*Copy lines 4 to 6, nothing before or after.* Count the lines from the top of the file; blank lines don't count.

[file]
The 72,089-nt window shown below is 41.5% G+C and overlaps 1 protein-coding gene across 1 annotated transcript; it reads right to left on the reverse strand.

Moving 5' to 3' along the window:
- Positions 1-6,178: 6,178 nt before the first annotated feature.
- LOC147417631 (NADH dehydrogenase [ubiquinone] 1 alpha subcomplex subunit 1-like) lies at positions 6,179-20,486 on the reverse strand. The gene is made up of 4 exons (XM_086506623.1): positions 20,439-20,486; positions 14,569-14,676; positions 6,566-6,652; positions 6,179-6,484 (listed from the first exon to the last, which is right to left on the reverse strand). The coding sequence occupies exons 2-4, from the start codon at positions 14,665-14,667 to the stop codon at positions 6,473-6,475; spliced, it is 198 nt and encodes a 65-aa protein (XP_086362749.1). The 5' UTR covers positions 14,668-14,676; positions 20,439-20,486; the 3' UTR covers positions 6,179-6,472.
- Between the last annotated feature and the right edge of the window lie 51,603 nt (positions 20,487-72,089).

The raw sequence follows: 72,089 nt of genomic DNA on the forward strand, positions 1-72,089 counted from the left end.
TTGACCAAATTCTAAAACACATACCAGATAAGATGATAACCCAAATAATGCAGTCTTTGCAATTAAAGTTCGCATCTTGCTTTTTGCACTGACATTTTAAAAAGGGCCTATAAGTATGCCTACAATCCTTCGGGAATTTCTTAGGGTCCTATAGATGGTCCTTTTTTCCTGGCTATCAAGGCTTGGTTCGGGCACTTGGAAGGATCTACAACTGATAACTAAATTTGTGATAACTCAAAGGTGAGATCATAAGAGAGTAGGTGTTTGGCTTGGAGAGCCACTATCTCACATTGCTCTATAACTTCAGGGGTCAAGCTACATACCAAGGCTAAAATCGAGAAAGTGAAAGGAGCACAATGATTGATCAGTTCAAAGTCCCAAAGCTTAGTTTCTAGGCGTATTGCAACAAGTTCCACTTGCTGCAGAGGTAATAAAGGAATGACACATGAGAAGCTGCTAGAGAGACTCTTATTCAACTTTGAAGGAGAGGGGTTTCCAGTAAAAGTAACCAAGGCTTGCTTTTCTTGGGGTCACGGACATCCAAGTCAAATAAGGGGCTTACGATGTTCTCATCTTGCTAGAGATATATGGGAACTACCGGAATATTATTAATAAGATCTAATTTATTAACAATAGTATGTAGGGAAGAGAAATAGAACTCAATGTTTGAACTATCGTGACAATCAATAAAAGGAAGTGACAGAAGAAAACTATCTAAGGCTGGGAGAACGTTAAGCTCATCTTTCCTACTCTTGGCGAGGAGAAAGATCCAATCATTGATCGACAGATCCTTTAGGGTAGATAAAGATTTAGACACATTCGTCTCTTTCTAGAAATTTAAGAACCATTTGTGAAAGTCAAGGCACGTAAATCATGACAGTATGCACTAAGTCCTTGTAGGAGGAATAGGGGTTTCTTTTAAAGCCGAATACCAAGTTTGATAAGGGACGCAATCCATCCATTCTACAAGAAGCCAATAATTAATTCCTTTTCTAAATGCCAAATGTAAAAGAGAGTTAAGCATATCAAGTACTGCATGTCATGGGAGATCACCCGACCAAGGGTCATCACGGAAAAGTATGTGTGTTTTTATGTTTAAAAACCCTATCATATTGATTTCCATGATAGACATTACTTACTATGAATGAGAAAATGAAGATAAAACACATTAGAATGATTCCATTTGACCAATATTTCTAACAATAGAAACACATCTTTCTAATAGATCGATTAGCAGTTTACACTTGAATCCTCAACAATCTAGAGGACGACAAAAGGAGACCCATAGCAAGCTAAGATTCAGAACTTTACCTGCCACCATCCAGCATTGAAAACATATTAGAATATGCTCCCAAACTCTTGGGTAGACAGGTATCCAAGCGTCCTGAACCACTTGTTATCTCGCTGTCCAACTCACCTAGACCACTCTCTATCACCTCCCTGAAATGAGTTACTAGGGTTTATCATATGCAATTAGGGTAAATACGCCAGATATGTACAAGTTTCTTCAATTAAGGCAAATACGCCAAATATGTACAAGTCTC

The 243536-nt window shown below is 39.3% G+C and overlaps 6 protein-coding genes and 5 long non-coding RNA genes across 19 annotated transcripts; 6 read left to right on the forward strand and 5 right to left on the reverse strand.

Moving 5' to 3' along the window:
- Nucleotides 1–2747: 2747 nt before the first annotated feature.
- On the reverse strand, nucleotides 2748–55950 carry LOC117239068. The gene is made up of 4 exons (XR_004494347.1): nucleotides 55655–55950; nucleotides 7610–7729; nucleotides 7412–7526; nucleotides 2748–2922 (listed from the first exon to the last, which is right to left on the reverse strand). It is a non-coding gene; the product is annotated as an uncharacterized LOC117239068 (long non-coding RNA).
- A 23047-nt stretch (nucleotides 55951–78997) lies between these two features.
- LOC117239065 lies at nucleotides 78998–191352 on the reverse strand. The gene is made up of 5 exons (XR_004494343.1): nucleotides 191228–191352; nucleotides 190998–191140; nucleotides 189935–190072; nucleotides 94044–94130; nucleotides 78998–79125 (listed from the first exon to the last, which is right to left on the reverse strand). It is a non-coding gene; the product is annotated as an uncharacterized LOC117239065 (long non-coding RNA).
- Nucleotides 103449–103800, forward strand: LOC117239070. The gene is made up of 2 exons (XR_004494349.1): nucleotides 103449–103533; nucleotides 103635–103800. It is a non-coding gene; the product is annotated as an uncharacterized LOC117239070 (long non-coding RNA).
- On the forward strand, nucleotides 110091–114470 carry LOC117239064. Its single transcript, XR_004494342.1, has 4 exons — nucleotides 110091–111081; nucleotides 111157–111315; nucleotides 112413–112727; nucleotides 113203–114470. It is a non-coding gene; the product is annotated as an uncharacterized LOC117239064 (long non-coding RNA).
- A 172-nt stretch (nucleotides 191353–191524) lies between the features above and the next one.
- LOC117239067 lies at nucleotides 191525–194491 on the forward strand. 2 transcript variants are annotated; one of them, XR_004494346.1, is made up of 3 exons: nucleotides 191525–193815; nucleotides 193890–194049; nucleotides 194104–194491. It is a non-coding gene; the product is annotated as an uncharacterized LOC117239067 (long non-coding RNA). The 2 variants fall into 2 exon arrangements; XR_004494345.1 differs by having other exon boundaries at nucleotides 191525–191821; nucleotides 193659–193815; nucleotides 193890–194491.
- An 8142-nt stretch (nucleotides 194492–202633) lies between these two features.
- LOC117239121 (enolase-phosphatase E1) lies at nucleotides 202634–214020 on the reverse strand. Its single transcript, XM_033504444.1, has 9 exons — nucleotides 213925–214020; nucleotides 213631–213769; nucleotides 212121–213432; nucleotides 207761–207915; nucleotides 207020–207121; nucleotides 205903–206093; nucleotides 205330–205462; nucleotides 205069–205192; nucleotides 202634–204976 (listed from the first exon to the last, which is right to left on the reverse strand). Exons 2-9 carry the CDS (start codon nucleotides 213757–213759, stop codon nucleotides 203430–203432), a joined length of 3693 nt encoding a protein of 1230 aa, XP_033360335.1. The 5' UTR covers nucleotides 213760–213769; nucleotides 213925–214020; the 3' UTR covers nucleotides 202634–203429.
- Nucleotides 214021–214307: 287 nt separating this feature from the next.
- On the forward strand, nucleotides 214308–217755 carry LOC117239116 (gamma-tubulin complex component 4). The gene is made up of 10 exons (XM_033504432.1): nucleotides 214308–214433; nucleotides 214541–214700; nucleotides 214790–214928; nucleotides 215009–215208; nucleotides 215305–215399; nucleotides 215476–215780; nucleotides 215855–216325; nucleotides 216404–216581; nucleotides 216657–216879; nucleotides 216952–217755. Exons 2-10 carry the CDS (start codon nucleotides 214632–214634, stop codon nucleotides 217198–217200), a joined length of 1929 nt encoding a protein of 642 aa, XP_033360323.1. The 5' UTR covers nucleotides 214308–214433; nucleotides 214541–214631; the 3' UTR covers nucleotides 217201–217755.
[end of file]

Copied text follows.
- LOC147417631 (NADH dehydrogenase [ubiquinone] 1 alpha subcomplex subunit 1-like) lies at positions 6,179-20,486 on the reverse strand. The gene is made up of 4 exons (XM_086506623.1): positions 20,439-20,486; positions 14,569-14,676; positions 6,566-6,652; positions 6,179-6,484 (listed from the first exon to the last, which is right to left on the reverse strand). The coding sequence occupies exons 2-4, from the start codon at positions 14,665-14,667 to the stop codon at positions 6,473-6,475; spliced, it is 198 nt and encodes a 65-aa protein (XP_086362749.1). The 5' UTR covers positions 14,668-14,676; positions 20,439-20,486; the 3' UTR covers positions 6,179-6,472.
- Between the last annotated feature and the right edge of the window lie 51,603 nt (positions 20,487-72,089).

The raw sequence follows: 72,089 nt of genomic DNA on the forward strand, positions 1-72,089 counted from the left end.